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The Promised Land of Puerto Ricans

Colonialism is central to America’s policies on Puerto Rican Policies. The island has more than $70 billion in outstanding debt. Puerto Rico is a territory so it is not its own state nor country.

“500,000 Puerto Ricans have left to the United states since the debt crisis arose and 500 millionaires came to Puerto Rico”

The Young Turks 2018 Youtube

Puerto Rico is simply unable to file for bankruptcy and the economy has been skewed for years on the basis of corruption, neo-colonialism and lack of control on their own affairs. When you have a country that is controlled by a superpower that barely knows a lick of anything about Puerto Rico, its citizens and its culture, you will have people that will struggle. The United States makes the financial decisions of their commonwelath.

When looking at the history of Puerto Rico, it is a story that has been told endless times. As most accounts of colonialism go, the white nation conquers a nation of color for their resources. In this case it is America and Puerto Rico. I make this separation of America and Puerto Rico simply because to this day, America does not even consider Puerto Rico as their own. Puerto Rico has its own culture and would be their own country if there were no links between America. The only issue is the ownership that America has over Puerto Rico that prevents it from being its own country. The simple yet crucial act of colonization still reigns over this promised land today.

Examples of colonialism found in Puerto Rico include, colorism, sexism, economic instability, and humans right violations. All of which long will outlast Americas colonial rule, if they were to ever leave the island.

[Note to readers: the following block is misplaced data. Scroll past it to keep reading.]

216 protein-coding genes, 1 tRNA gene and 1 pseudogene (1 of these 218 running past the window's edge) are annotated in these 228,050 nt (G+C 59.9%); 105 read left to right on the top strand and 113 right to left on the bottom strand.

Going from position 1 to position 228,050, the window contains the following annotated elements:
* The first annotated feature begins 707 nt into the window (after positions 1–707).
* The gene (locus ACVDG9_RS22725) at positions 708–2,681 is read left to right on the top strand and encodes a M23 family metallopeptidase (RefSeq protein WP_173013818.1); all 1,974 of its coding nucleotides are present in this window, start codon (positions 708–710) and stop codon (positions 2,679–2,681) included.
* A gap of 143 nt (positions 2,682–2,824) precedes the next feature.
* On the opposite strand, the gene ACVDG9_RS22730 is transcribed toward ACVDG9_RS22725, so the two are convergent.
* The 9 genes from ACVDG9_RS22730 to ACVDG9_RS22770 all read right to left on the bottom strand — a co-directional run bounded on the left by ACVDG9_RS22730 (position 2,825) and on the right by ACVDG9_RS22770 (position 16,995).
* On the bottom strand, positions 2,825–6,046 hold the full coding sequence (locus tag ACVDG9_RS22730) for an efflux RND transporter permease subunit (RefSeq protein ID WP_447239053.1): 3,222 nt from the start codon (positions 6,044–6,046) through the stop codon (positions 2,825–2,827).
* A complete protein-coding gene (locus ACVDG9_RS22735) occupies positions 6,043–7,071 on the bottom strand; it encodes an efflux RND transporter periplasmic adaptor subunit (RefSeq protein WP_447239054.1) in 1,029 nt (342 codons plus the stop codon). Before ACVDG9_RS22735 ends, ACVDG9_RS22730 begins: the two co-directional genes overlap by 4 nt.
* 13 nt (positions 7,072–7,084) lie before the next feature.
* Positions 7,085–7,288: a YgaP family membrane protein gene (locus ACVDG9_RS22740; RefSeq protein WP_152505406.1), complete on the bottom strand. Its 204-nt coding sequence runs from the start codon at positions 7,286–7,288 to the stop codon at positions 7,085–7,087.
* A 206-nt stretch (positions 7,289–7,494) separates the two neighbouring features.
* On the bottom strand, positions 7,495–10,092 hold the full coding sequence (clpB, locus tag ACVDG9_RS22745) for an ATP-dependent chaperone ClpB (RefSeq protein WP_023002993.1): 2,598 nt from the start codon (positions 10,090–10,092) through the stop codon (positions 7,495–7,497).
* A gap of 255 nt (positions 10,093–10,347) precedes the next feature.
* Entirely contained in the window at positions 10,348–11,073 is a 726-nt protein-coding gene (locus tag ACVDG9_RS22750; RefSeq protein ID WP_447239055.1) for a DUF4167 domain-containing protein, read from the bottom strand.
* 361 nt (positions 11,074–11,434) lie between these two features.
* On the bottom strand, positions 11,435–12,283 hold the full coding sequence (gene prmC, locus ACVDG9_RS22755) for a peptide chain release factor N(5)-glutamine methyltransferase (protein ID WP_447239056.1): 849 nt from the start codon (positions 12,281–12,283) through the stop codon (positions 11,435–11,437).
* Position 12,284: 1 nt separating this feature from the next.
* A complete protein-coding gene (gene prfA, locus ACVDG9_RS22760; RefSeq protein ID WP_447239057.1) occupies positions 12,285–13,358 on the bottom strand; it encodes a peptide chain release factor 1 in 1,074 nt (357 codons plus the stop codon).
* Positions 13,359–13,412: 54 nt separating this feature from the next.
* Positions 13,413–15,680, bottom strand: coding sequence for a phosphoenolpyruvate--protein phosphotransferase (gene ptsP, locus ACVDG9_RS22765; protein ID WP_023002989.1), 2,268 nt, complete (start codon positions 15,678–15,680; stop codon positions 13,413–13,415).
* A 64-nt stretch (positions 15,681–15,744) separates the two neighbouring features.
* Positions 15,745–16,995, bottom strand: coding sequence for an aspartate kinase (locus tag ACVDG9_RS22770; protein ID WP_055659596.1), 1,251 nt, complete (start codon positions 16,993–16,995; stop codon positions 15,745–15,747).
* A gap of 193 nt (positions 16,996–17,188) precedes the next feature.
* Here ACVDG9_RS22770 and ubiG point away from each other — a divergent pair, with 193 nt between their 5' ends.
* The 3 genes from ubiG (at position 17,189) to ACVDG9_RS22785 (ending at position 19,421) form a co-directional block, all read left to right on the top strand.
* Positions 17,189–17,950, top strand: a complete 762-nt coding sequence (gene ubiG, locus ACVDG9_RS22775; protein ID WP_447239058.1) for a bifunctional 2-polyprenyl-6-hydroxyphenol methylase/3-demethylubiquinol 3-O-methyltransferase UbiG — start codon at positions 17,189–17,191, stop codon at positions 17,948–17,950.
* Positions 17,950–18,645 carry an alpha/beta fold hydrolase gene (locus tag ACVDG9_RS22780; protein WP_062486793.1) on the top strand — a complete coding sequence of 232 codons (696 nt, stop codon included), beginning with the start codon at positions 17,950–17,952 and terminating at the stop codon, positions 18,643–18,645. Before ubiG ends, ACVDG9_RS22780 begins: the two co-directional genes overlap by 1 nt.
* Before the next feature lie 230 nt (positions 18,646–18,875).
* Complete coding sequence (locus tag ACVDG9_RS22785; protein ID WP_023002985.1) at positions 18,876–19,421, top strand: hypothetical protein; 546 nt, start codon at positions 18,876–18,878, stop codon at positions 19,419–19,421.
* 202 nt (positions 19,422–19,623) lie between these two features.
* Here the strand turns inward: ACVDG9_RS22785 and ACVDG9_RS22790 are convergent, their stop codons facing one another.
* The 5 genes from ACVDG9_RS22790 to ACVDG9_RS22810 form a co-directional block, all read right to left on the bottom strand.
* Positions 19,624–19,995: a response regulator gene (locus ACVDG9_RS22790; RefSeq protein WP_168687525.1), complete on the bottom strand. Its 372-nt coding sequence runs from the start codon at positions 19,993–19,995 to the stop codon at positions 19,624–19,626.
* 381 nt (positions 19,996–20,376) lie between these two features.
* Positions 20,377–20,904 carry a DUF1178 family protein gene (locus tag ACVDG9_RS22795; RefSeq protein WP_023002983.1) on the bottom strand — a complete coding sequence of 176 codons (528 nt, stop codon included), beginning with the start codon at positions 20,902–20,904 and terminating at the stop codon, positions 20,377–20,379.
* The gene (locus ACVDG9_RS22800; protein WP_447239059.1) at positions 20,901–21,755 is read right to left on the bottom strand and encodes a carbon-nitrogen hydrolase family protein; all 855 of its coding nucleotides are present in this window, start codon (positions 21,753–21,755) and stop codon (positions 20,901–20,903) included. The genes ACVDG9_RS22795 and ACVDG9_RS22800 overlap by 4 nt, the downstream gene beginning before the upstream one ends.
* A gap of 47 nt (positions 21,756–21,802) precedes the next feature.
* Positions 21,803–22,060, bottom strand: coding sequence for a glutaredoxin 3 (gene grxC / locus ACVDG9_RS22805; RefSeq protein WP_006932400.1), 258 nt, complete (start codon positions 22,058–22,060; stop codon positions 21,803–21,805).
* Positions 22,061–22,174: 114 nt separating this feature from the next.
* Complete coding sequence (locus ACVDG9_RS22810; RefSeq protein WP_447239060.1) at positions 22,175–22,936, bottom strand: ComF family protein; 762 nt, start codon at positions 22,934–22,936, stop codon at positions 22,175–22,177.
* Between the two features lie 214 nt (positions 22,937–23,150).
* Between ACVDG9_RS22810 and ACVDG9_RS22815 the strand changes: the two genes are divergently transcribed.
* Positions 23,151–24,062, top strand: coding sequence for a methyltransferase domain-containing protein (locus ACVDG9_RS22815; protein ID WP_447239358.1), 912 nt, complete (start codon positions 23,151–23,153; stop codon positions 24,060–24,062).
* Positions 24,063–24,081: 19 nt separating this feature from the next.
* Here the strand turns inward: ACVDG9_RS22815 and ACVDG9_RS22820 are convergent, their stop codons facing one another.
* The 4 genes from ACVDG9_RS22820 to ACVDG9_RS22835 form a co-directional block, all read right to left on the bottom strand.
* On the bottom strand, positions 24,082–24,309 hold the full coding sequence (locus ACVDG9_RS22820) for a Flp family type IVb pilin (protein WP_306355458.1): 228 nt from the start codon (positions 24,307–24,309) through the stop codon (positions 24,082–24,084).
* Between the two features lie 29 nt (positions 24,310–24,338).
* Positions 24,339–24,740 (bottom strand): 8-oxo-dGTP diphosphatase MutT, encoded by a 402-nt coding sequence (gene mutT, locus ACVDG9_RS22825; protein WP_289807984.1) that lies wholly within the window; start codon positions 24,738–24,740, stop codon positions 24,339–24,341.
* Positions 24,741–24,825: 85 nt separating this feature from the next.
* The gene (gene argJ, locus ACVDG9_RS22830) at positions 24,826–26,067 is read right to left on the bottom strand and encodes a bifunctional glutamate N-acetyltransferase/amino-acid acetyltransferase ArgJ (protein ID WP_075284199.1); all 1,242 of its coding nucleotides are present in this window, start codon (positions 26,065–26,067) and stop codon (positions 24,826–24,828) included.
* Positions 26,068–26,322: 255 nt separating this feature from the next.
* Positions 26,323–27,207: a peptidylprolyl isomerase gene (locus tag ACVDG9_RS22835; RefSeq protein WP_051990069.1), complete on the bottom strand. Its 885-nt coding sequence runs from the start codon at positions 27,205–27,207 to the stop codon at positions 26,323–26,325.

When it comes to Latinx peoples such as ones that come from Puerto Rico, they are often excluded in everything. One issue being equal pay.

On average, Latinas in the U.S. are paid 46% less than white men and 31% less than white women

https://leanin.org/data-about-the-gender-pay-gap-for-latinas

On the site LeanIn.org, they do a great job explaining the numerous studied they’ve conducted on Latinx women who are currently in the job field. Latinx women had to work all of 2018 and up to November 2019 to catch up with what white men made in 2018 alone.

When looking at modern day pop culture, we realize that America want nothing to do with Puerto Ricans. They only want their culture, food, women, mannerisms and music yet don’t want the Latinx people themselves. We see how Latinx people are left out everything, hell even Puerto Rico is left out of decisions concerning Puerto Rico. Americans love to fetishize Latinx women for the fiery and “feisty” attitudes, yet turn a blind eye when that same Latina says “My country just had multiple earthquakes, can you help us.” When it comes to the Latinx people who are poor, dark skinned, LGBTQ, elderly, women, there is no care for that at all.

We even see now, through the use of cryptocurrency, how white American men come into Puerto Rico promising the inhabitants of this land happiness, the same as Americans did in 1898. In reality, we know that they are there for tax breaks. If Puerto Rico did not have this advantage they would not be there.

“We’re the tax playground for the rich,” she said. “We’re the test case for anyone who wants to experiment. Outsiders get tax exemptions, and locals can’t get permits.”

https://www.nytimes.com/2018/02/02/technology/cryptocurrency-puerto-rico.html

In all, Americans have never cared for Puerto Rico and never will, as it will continue to have a colonialist mindset against those they’ve oppressed. In my opinion, everything regarding Puerto Rico reminds me of back home in West Africa. It is almost identical. White colonizers, oppressed people, fetishization of culture and misuse of natural resources. In my time at Hunter College as an African Puerto Rican and Latino Studies Major, it is a cycle that I am familiar with. Unfortunately it is a cycle and is almost tiring to witness each semester that I’ve been here. “When will it end?” is what I ask myself everyday as I walk through West Harlem and El Barrio on my way to school. And on that note, I will end my OpEd with this meme that perfectly represents colonization.


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